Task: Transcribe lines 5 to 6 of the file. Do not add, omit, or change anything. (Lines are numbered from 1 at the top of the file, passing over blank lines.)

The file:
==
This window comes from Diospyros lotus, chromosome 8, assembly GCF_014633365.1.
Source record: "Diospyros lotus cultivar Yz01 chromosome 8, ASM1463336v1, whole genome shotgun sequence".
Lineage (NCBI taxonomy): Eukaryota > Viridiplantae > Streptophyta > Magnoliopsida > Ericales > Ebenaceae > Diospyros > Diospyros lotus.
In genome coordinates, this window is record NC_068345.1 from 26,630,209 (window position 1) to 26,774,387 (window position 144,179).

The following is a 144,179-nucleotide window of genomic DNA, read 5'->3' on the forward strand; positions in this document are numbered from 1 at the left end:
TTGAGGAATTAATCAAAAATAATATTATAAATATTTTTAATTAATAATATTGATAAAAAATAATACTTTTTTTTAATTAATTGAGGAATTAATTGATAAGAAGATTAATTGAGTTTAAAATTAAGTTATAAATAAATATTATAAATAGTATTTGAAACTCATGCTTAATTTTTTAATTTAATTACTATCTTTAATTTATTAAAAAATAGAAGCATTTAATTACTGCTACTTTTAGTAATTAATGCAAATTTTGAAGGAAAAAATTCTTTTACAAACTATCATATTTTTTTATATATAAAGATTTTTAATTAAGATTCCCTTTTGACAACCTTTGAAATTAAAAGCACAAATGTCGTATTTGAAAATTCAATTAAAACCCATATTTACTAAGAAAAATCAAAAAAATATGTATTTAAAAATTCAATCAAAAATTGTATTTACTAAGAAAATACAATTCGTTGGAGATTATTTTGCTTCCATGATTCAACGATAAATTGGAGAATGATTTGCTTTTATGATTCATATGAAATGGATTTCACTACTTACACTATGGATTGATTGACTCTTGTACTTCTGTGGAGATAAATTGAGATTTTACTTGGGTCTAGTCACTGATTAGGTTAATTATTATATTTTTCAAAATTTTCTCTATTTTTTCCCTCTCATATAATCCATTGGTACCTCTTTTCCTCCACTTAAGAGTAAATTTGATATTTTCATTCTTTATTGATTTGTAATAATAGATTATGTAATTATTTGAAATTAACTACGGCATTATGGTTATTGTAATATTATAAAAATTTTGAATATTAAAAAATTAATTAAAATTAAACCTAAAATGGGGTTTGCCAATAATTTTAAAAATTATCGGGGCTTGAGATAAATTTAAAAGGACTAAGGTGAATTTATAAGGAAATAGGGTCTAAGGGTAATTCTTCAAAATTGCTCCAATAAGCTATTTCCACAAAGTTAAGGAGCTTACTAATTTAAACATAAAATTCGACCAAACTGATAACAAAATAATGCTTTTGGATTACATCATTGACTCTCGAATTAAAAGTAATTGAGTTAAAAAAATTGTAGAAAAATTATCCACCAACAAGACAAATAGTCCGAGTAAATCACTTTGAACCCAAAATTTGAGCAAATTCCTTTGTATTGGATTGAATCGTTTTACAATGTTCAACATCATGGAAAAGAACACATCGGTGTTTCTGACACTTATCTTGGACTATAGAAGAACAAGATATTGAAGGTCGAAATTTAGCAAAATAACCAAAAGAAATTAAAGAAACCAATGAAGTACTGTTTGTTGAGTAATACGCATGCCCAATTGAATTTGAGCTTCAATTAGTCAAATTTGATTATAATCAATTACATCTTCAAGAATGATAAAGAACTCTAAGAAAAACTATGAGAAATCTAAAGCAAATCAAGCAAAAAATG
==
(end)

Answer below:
The following is a 144,179-nucleotide window of genomic DNA, read 5'->3' on the forward strand; positions in this document are numbered from 1 at the left end:
TTGAGGAATTAATCAAAAATAATATTATAAATATTTTTAATTAATAATATTGATAAAAAATAATACTTTTTTTTAATTAATTGAGGAATTAATTGATAAGAAGATTAATTGAGTTTAAAATTAAGTTATAAATAAATATTATAAATAGTATTTGAAACTCATGCTTAATTTTTTAATTTAATTACTATCTTTAATTTATTAAAAAATAGAAGCATTTAATTACTGCTACTTTTAGTAATTAATGCAAATTTTGAAGGAAAAAATTCTTTTACAAACTATCATATTTTTTTATATATAAAGATTTTTAATTAAGATTCCCTTTTGACAACCTTTGAAATTAAAAGCACAAATGTCGTATTTGAAAATTCAATTAAAACCCATATTTACTAAGAAAAATCAAAAAAATATGTATTTAAAAATTCAATCAAAAATTGTATTTACTAAGAAAATACAATTCGTTGGAGATTATTTTGCTTCCATGATTCAACGATAAATTGGAGAATGATTTGCTTTTATGATTCATATGAAATGGATTTCACTACTTACACTATGGATTGATTGACTCTTGTACTTCTGTGGAGATAAATTGAGATTTTACTTGGGTCTAGTCACTGATTAGGTTAATTATTATATTTTTCAAAATTTTCTCTATTTTTTCCCTCTCATATAATCCATTGGTACCTCTTTTCCTCCACTTAAGAGTAAATTTGATATTTTCATTCTTTATTGATTTGTAATAATAGATTATGTAATTATTTGAAATTAACTACGGCATTATGGTTATTGTAATATTATAAAAATTTTGAATATTAAAAAATTAATTAAAATTAAACCTAAAATGGGGTTTGCCAATAATTTTAAAAATTATCGGGGCTTGAGATAAATTTAAAAGGACTAAGGTGAATTTATAAGGAAATAGGGTCTAAGGGTAATTCTTCAAAATTGCTCCAATAAGCTATTTCCACAAAGTTAAGGAGCTTACTAATTTAAACATAAAATTCGACCAAACTGATAACAAAATAATGCTTTTGGATTACATCATTGACTCTCGAATTAAAAGTAATTGAGTTAAAAAAATTGTAGAAAAATTATCCACCAACAAGACAAATAGTCCGAGTAAATCACTTTGAACCCAAAATTTGAGCAAATTCCTTTGTATTGGATTGAATCGTTTTACAATGTTCAACATCATGGAAAAGAACACATCGGTGTTTCTGACACTTATCTTGGACTATAGAAGAACAAGATATTGAAGGTCGAAATTTAGCAAAATAACCAAAAGAAATTAAAGAAACCAATGAAGTACTGTTTGTTGAGTAATACGCATGCCCAATTGAATTTGAGCTTCAATTAGTCAAATTTGATTATAATCAATTACATCTTCAAGAATGATAAAGAACTCTAAGAAAAACTATGAGAAATCTAAAGCAAATCAAGCAAAAAATG